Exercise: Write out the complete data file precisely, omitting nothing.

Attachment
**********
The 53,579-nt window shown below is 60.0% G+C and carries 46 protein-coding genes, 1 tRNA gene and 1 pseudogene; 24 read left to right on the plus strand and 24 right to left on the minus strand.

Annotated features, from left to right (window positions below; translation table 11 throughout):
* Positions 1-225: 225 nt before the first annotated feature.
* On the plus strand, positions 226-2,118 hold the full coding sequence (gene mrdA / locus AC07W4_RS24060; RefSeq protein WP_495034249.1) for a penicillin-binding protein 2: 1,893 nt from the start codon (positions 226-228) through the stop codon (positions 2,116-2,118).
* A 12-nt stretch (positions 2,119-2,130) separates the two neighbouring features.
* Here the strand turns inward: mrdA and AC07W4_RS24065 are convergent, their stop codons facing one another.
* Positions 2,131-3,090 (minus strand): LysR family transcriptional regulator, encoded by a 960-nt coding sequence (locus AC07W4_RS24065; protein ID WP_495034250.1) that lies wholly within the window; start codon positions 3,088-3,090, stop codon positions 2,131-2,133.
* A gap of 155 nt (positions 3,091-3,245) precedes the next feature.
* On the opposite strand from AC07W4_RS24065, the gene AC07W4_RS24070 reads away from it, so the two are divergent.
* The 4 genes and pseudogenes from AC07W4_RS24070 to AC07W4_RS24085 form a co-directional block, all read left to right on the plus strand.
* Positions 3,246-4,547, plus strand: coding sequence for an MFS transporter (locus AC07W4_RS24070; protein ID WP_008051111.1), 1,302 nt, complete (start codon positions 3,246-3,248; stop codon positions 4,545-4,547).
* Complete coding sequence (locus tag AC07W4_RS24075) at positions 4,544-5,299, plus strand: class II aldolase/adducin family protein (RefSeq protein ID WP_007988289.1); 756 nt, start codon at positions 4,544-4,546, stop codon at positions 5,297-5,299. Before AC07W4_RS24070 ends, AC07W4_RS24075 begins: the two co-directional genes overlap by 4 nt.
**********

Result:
The 53,579-nt window shown below is 60.0% G+C and carries 46 protein-coding genes, 1 tRNA gene and 1 pseudogene; 24 read left to right on the plus strand and 24 right to left on the minus strand.

Annotated features, from left to right (window positions below; translation table 11 throughout):
* Positions 1-225: 225 nt before the first annotated feature.
* On the plus strand, positions 226-2,118 hold the full coding sequence (gene mrdA / locus AC07W4_RS24060; RefSeq protein WP_495034249.1) for a penicillin-binding protein 2: 1,893 nt from the start codon (positions 226-228) through the stop codon (positions 2,116-2,118).
* A 12-nt stretch (positions 2,119-2,130) separates the two neighbouring features.
* Here the strand turns inward: mrdA and AC07W4_RS24065 are convergent, their stop codons facing one another.
* Positions 2,131-3,090 (minus strand): LysR family transcriptional regulator, encoded by a 960-nt coding sequence (locus AC07W4_RS24065; protein ID WP_495034250.1) that lies wholly within the window; start codon positions 3,088-3,090, stop codon positions 2,131-2,133.
* A gap of 155 nt (positions 3,091-3,245) precedes the next feature.
* On the opposite strand from AC07W4_RS24065, the gene AC07W4_RS24070 reads away from it, so the two are divergent.
* The 4 genes and pseudogenes from AC07W4_RS24070 to AC07W4_RS24085 form a co-directional block, all read left to right on the plus strand.
* Positions 3,246-4,547, plus strand: coding sequence for an MFS transporter (locus AC07W4_RS24070; protein ID WP_008051111.1), 1,302 nt, complete (start codon positions 3,246-3,248; stop codon positions 4,545-4,547).
* Complete coding sequence (locus tag AC07W4_RS24075) at positions 4,544-5,299, plus strand: class II aldolase/adducin family protein (RefSeq protein ID WP_007988289.1); 756 nt, start codon at positions 4,544-4,546, stop codon at positions 5,297-5,299. Before AC07W4_RS24070 ends, AC07W4_RS24075 begins: the two co-directional genes overlap by 4 nt.